idx_txt = txt.index('z')
except IndexError:
    # okay - something wrong with the string
    # can I do something here...?
    # if not re-raise or raise something more specific
    value = lst[1]
except IndexError:
    # as above...
it's sometimes hard to recognize a screw when you have a hammer in your hand
9:31 PM
^^ slightly convoluted example
Meh I think the "infix" way is more expressive than join.
Now... return idx_txt + value could still raise further exceptions...
@JonClements yeah but working that way you'll get a very convoluted code: where, due to exception handling, you can no longer notice the actual business logic.
You use something bizarre like the above if you can do something to handle exceptions for the specific task you're performing... you don't have to care about the overall business logic - if you can't handle it - let it propagate to the caller that should know more about that... and it should let it propagate to its caller if it can't handle it etc...
Remember folks, errors are a good thing!
9:42 PM
errors that are caught handled are good - ones that cause a system exit aren't :)
although exiting is generally better than carrying on in a completely yammed up state :)
@JonClements not fun though :P
Errors that cause the famous pacman level made some legendary programs.
sys.exit(int.from_bytes(b'catch this', 'little'))
hehe... I remember the hours (and hours and hours) I spent playing Duke 3D with a mate on dial-up and some things were made amusing as we knew all the secret areas but not everyone knew the "wall glitches"... so someone would think there's safe, but if you knew the glitches, you could crouch down in the right place, angled correctly and then effectively skip through a wall right behind 'em while they were looking for you in the only route into the room :)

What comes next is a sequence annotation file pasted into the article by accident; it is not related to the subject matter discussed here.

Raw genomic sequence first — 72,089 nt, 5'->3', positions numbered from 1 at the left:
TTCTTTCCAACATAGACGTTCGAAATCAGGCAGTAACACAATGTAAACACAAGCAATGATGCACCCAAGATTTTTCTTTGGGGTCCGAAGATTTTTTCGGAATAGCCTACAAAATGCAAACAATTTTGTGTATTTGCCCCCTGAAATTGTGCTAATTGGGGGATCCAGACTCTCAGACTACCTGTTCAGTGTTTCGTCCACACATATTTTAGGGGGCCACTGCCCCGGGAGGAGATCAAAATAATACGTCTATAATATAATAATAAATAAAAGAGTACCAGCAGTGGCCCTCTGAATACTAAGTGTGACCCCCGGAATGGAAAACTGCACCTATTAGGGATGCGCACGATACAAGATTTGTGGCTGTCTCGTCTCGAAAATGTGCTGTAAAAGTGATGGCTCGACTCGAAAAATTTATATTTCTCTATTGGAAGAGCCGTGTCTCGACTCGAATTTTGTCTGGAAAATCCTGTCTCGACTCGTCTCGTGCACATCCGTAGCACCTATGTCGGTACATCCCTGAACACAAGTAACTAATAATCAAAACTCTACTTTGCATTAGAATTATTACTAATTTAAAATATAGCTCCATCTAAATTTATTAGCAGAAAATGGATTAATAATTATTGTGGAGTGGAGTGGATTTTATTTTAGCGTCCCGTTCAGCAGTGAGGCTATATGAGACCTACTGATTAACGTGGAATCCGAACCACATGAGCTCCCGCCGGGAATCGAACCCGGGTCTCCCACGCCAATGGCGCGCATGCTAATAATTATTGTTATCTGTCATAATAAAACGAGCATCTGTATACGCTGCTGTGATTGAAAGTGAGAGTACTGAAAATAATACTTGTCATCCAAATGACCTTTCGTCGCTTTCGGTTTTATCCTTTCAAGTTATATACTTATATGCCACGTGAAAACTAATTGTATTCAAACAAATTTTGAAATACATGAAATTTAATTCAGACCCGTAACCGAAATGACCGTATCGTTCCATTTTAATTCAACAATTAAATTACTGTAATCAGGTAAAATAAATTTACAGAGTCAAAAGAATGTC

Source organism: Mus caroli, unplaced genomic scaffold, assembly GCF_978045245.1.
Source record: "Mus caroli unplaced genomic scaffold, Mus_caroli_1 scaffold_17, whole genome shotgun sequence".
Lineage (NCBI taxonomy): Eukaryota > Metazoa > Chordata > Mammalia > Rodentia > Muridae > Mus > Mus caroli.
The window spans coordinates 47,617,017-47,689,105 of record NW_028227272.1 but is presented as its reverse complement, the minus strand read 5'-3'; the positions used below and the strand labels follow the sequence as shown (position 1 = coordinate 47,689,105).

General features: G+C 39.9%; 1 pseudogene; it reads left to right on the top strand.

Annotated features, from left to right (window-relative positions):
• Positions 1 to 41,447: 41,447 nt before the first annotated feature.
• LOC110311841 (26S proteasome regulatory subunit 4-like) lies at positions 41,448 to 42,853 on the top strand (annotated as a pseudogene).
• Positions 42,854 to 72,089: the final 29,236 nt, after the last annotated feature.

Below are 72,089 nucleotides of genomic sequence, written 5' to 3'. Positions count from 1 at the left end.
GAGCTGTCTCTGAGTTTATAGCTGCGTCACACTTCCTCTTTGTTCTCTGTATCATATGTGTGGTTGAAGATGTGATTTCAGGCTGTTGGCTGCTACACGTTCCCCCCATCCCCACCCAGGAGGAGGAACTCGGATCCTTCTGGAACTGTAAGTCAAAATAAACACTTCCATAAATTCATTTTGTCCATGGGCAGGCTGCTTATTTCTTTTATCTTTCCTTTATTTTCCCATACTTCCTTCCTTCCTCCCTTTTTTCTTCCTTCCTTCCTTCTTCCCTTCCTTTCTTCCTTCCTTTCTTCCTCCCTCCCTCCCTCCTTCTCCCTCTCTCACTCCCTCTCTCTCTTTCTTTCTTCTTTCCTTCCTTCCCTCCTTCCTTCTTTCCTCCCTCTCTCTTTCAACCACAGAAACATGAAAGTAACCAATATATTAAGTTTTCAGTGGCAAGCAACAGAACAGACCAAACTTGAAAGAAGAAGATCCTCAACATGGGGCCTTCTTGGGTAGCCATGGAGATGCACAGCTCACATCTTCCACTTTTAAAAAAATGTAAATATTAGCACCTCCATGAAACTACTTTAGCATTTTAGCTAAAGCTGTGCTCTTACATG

Anyway - what's @Kevin thinking he's doing not being about recently... I need someone to review some deck lists I've been playing with! :)
(un)related question, the return code in subprocess.CompletedProcess, is that of integer or string type?
9:57 PM
success codes for every OS I know of is always a signed integer
10:08 PM
Hmm should I delete this question? At the time I though the issue had something to do with tkinter running in a thread, but turned out I just forgot to start the actual thread lol.
It is seriously so sad. ;_;
@paul23 integer
@SebastianNielsen yes.
1 hour later…
11:40 PM
@JonClements That's something I've not been totally clear on with web servers. For example, if I get a 500 in gunicorn serving a Flask app, does the process/thread (depending on setup) just dump the error to the client and move on as though nothing happened or is there something that should be cleaned up?
My practical experience suggests the former in every case, but the traffic is probably too low on an intranet site to see some accumulating mess that bites back later on